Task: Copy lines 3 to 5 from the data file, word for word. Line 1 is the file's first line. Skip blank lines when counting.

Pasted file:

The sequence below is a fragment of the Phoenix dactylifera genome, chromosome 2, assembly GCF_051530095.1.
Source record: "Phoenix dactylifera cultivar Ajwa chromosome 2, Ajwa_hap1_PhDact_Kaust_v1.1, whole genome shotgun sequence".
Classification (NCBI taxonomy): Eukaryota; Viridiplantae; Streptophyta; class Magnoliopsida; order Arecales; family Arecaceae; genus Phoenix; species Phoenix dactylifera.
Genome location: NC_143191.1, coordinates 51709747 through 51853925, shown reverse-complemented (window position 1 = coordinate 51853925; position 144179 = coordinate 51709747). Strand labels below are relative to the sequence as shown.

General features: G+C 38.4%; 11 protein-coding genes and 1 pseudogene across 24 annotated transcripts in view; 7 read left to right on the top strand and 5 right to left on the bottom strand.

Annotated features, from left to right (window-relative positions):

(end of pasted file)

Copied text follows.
Classification (NCBI taxonomy): Eukaryota; Viridiplantae; Streptophyta; class Magnoliopsida; order Arecales; family Arecaceae; genus Phoenix; species Phoenix dactylifera.
Genome location: NC_143191.1, coordinates 51709747 through 51853925, shown reverse-complemented (window position 1 = coordinate 51853925; position 144179 = coordinate 51709747). Strand labels below are relative to the sequence as shown.

General features: G+C 38.4%; 11 protein-coding genes and 1 pseudogene across 24 annotated transcripts in view; 7 read left to right on the top strand and 5 right to left on the bottom strand.